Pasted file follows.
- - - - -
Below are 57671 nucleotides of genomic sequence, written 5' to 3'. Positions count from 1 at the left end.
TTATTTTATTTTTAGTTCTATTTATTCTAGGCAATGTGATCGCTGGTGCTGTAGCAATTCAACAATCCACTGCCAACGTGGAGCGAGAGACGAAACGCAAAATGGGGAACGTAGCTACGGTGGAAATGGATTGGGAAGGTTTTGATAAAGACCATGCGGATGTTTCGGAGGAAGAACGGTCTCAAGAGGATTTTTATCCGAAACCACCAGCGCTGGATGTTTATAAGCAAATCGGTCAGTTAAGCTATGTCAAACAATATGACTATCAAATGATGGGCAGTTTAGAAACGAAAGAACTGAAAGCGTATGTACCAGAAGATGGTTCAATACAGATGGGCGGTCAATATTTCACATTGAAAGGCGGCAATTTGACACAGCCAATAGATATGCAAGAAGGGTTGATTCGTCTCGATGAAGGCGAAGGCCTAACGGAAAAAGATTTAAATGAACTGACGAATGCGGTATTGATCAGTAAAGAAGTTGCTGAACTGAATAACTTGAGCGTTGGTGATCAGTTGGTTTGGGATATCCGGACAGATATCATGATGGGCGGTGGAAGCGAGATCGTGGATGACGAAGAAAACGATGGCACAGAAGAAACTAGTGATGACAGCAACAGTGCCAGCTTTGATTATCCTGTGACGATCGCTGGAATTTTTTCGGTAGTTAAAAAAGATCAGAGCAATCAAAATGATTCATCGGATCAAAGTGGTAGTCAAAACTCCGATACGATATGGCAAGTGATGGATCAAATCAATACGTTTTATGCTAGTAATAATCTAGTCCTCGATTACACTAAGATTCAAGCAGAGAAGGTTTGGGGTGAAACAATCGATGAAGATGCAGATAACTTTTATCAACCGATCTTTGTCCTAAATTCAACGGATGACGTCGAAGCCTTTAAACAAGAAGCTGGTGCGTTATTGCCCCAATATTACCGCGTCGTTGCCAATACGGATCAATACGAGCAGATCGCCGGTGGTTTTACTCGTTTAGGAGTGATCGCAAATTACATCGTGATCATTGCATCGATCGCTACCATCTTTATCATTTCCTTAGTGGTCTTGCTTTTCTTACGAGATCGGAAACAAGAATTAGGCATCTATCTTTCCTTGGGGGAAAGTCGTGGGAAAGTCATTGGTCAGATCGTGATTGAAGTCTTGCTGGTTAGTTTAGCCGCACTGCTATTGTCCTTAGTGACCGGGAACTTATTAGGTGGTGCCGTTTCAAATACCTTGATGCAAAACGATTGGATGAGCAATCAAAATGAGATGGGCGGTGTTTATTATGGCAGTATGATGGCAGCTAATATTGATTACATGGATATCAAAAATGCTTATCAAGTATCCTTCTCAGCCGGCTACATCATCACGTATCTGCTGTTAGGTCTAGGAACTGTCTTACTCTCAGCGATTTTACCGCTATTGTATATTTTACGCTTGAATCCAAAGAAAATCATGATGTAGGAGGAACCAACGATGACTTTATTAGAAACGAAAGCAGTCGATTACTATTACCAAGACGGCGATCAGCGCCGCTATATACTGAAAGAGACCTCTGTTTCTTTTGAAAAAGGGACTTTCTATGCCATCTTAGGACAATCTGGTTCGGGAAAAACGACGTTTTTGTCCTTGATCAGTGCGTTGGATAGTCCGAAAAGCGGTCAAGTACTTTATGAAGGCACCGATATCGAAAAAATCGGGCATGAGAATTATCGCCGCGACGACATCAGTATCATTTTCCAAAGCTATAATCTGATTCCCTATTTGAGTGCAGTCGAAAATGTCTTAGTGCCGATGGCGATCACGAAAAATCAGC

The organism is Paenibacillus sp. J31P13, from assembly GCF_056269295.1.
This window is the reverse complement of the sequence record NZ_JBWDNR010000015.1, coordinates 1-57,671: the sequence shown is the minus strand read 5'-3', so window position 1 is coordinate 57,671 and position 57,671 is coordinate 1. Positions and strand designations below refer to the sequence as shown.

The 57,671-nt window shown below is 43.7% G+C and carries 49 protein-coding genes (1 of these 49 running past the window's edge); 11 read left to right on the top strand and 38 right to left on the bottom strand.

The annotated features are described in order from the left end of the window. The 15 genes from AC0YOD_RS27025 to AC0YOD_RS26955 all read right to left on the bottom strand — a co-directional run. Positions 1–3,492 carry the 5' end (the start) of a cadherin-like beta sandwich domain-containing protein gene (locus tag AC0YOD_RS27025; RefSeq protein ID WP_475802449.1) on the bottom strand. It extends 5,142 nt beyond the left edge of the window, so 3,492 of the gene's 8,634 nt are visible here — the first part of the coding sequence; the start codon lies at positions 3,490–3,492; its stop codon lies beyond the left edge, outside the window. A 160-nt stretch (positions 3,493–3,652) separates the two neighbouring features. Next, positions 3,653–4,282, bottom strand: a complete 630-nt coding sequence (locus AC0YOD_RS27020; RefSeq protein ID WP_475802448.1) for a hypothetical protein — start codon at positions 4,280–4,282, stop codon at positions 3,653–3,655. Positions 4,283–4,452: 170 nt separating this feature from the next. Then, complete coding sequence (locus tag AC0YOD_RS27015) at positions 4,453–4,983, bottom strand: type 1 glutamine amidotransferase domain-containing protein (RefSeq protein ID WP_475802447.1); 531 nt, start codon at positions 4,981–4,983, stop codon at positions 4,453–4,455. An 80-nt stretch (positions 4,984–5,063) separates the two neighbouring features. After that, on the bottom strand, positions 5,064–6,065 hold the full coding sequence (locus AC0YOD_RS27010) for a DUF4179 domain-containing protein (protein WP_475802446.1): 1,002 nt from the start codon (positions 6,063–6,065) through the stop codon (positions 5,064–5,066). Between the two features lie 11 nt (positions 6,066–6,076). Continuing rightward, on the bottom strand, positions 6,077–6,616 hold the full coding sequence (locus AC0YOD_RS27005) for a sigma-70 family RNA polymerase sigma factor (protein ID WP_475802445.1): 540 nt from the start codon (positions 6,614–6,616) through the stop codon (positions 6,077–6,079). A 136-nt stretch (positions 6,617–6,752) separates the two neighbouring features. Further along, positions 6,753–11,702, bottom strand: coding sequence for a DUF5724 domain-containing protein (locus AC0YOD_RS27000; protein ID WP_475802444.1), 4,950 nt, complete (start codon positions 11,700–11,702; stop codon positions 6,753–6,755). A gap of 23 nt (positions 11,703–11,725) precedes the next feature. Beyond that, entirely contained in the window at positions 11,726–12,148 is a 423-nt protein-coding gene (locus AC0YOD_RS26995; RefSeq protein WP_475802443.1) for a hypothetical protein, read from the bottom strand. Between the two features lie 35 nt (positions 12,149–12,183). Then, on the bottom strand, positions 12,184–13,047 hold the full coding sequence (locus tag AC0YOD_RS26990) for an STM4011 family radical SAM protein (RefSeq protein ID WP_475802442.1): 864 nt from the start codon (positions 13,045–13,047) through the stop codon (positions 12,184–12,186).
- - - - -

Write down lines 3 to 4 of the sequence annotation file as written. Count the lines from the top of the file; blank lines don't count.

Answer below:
The organism is Paenibacillus sp. J31P13, from assembly GCF_056269295.1.
This window is the reverse complement of the sequence record NZ_JBWDNR010000015.1, coordinates 1-57,671: the sequence shown is the minus strand read 5'-3', so window position 1 is coordinate 57,671 and position 57,671 is coordinate 1. Positions and strand designations below refer to the sequence as shown.